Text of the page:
Choosing Whole Grains
Why Whole Grains?
- Grains are important sources of many nutrients, including dietary fiber, several B vitamins (thiamin, riboflavin, niacin, and folate), and minerals (iron, magnesium, and selenium).
- Dietary fiber from whole grains or other foods, may help reduce blood cholesterol levels and may lower risk of heart disease, obesity, and type 2 diabetes. Fiber is important for proper bowel function. It helps reduce constipation and diverticulosis. Fiber-containing foods such as whole grains help provide a feeling of fullness with fewer calories.
- The B vitamins thiamin, riboflavin, and niacin play a key role in metabolism – they help the body release energy from protein, fat, and carbohydrates. B vitamins are also essential for a healthy nervous system. Many refined grains are enriched with these B vitamins.
- Folate (folic acid), another B vitamin, helps the body form red blood cells. Women of childbearing age who may become pregnant should consume adequate folate from foods, and in addition 400 mcg of synthetic folic acid from fortified foods or supplements. This reduces the risk of neural tube defects, spina bifida, and anencephaly during fetal development.
- Iron is used to carry oxygen in the blood. Many teenage girls and women in their childbearing years have iron-deficiency anemia. They should eat foods high in heme-iron (meats) or eat other iron containing foods along with foods rich in vitamin C, which can improve absorption of non-heme iron. Whole and enriched refined grain products are major sources of non-heme iron in American diets.
- Whole grains are sources of magnesium and selenium. Magnesium is a mineral used in building bones and releasing energy from muscles. Selenium protects cells from oxidation. It is also important for a healthy immune system.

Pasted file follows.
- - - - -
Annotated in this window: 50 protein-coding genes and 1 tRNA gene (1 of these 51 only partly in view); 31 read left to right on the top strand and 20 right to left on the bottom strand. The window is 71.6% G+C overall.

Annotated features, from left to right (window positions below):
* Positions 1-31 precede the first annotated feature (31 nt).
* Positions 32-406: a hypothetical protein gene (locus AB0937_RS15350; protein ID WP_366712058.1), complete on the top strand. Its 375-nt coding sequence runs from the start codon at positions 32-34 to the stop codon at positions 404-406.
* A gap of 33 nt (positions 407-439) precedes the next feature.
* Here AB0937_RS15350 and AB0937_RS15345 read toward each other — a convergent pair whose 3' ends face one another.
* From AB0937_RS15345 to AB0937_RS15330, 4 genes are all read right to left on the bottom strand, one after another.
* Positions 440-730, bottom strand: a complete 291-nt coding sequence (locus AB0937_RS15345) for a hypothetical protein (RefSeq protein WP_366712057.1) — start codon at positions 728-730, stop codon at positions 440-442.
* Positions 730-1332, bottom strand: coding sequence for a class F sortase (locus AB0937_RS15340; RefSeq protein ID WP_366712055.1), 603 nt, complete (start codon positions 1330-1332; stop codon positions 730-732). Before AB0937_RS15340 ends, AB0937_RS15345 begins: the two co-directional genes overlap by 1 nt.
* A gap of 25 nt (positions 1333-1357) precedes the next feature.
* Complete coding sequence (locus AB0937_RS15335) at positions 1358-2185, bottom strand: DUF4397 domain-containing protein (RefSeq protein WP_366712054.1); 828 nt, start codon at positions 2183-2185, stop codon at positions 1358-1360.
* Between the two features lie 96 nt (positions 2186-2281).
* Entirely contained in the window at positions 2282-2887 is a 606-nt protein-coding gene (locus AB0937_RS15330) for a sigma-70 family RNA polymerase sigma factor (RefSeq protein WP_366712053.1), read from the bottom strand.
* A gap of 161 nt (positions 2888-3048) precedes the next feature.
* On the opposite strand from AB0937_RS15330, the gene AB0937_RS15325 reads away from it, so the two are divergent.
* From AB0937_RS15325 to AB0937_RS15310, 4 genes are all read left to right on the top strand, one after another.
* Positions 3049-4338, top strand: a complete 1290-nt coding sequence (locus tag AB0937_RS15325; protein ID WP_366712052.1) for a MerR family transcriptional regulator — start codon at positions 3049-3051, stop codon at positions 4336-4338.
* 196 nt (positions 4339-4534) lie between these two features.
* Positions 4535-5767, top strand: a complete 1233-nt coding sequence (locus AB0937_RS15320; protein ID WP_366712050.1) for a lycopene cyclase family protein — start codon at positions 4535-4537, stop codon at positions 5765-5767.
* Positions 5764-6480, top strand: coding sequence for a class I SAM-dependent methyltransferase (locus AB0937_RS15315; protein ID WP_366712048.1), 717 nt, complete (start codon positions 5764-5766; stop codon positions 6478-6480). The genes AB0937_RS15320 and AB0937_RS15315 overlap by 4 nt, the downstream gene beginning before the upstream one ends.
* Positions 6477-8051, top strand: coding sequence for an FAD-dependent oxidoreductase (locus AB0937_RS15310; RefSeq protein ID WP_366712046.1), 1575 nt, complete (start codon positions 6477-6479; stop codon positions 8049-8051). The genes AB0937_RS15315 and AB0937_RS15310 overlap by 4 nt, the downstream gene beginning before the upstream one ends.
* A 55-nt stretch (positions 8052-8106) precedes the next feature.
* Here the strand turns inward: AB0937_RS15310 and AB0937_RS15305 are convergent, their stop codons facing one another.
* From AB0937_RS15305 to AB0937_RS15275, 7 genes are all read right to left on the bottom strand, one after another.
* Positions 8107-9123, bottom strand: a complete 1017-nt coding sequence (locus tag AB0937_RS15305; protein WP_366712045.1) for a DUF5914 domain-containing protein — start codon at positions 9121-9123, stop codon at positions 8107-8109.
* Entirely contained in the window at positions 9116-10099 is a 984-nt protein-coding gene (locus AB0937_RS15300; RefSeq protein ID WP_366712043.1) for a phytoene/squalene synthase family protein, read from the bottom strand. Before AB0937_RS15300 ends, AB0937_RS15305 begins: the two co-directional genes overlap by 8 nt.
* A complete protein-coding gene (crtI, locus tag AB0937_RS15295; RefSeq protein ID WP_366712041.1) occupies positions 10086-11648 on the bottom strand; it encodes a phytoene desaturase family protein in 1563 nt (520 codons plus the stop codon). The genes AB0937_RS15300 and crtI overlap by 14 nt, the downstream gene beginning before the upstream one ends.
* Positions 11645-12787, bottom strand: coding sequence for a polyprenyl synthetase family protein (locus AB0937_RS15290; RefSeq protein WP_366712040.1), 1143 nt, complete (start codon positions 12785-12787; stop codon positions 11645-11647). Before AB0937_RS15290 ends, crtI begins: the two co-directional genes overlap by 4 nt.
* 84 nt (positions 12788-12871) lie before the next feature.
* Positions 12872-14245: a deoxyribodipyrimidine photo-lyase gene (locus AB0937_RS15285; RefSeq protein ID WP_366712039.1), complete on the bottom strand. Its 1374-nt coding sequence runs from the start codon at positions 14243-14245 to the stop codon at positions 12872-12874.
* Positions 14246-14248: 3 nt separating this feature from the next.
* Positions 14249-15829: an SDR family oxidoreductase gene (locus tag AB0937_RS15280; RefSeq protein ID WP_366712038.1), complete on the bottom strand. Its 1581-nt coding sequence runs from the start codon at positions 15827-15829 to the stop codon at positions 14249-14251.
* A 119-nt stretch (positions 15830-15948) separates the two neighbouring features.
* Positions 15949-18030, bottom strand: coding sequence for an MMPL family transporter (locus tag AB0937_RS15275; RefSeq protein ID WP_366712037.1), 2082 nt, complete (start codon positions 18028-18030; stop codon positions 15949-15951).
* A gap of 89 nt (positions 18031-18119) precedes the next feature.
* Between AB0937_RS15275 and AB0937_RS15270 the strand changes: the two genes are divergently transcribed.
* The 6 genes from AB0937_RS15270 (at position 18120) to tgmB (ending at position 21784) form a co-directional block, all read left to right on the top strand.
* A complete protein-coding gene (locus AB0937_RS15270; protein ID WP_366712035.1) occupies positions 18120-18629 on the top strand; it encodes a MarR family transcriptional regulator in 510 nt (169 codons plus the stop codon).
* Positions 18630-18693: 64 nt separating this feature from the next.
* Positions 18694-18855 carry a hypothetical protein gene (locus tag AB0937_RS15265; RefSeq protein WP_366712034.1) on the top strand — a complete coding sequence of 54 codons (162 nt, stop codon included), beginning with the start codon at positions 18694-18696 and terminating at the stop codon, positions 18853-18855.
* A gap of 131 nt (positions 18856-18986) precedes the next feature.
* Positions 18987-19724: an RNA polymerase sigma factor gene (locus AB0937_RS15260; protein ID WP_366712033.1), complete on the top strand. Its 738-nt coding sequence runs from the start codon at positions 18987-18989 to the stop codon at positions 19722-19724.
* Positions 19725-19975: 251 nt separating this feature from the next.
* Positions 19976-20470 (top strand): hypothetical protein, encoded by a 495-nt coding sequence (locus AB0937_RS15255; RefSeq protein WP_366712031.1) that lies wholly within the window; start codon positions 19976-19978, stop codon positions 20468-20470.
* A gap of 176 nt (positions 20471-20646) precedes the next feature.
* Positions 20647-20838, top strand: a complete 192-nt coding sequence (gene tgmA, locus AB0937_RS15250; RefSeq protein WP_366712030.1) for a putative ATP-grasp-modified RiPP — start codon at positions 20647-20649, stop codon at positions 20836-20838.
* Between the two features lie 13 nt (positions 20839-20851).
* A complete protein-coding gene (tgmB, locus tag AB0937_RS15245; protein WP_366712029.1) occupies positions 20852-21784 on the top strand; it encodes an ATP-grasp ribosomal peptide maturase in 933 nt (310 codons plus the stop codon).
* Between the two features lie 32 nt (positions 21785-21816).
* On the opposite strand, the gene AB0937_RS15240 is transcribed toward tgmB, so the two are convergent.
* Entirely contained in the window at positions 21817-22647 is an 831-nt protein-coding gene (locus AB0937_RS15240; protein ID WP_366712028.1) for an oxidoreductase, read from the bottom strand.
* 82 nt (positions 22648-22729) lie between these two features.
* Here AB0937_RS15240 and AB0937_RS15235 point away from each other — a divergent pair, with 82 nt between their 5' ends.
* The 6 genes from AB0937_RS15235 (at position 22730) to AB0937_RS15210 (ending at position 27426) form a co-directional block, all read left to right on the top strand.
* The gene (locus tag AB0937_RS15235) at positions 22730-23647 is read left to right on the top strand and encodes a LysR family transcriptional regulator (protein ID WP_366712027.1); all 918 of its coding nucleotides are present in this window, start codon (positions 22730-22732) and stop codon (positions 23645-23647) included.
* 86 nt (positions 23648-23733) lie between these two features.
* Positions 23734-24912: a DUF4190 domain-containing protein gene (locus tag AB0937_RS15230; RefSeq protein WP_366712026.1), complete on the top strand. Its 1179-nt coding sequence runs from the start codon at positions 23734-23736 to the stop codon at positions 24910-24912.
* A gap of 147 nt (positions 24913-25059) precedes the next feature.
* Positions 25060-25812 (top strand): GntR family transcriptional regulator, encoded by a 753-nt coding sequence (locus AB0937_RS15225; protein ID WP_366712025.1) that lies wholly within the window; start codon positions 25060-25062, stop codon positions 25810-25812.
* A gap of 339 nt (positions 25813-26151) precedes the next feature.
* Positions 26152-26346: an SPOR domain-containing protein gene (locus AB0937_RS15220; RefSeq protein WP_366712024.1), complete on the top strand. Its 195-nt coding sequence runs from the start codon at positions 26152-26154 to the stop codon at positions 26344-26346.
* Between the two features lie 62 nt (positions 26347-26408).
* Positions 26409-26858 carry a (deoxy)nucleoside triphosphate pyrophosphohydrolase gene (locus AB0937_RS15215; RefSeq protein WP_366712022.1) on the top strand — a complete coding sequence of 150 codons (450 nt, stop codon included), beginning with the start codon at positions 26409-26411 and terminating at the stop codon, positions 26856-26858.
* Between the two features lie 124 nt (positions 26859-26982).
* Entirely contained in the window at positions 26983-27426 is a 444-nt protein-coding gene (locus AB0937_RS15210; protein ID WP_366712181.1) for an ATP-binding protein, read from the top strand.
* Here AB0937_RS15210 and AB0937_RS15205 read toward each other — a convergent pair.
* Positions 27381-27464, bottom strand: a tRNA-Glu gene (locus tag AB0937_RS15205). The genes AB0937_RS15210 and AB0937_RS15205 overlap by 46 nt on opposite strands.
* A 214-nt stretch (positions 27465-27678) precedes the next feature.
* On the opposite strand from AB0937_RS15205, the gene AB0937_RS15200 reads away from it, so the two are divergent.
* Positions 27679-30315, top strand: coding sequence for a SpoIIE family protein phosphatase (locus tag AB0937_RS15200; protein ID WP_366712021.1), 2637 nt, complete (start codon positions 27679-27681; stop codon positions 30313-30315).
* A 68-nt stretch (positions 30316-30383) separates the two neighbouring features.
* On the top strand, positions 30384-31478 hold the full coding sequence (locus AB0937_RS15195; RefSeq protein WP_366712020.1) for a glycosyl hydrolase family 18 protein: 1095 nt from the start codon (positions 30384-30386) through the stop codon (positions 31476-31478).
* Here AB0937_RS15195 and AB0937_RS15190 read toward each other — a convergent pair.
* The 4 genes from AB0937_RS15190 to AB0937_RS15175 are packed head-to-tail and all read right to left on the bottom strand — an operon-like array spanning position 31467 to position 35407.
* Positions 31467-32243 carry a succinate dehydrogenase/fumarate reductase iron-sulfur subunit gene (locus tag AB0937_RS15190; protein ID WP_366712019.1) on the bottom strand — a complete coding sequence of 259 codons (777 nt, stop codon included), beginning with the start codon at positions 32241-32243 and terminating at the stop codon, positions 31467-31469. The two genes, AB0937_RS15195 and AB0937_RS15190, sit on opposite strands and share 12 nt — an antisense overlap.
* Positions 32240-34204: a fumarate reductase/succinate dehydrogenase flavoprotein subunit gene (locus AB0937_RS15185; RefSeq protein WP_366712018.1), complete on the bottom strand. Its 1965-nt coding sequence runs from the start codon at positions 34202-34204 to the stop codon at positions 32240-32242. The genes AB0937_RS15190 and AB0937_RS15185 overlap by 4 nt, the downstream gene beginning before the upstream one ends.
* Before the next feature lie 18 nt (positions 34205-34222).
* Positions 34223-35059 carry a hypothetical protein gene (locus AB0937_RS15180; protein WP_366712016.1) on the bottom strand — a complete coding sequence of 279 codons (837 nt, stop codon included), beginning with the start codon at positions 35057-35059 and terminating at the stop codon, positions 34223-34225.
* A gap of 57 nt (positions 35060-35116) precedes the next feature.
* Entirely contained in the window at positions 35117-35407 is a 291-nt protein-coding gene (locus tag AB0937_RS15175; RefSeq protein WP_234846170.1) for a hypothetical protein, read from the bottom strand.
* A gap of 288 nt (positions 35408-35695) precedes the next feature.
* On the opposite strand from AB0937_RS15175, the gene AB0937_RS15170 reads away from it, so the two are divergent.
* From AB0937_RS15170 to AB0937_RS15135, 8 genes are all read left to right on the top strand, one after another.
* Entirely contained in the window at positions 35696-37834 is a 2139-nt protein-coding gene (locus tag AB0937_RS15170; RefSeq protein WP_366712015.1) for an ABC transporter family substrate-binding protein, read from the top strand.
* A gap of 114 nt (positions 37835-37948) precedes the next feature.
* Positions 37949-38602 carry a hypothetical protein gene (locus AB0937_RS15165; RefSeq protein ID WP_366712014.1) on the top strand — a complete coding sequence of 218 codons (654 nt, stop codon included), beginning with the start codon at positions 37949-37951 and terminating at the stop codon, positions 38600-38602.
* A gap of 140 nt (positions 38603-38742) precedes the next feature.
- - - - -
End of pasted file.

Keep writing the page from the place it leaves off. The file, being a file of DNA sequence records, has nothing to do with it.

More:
Studies show that eating whole grains instead of refined grains lowers the risk of many chronic diseases. While benefits are most pronounced for those consuming at least 3 servings daily, some studies show reduced risks from as little as one serving daily. The message: Every whole grain in your diet helps!
The benefits of whole grains most documented by repeated studies include:
- Reduced risk of stroke
- Reduced risk of type 2 diabetes
- Reduced risk of heart disease
- Better weight maintenance
- Reduced risk of asthma
- Healthier blood pressure levels
- Less gum disease and tooth loss
Easy ways to work more whole grains into your daily diet
- Choose Nature's Earthly Choice™ whole-grain products such as our Quinoa, Wild Rice, Millet or Wheat Berries to make as a side dish instead of using white rice or alternatives.
- Start your day off right! Instead of a bowl of cereal in the morning, use whole grain with milk (hot or cold is good) or incorporate whole grain into your pancakes or muffins.
- Add whole grains to your cakes, pastries and pies.
- Cook a batch of your favorite grains and freeze in portions or keep in the fridge for 4 to 5 days. When time is an issue, they’re a great ready-to-use product.
- Experiment with different grains! Don’t be scared to try something new or substitute your favorite grain in any recipe. Add brown rice and quinoa to any canned soup or take any grain and sauté with seasonal vegetables for an easy side dish.
- Sprinkle on some flax or chia seeds—a perfect way to instantly add nutrition to any meal of the day.
Want to Learn More?
The Whole Grain Council has a fantastic site filled with resources. Please take a look at WholeGrainsCouncil.org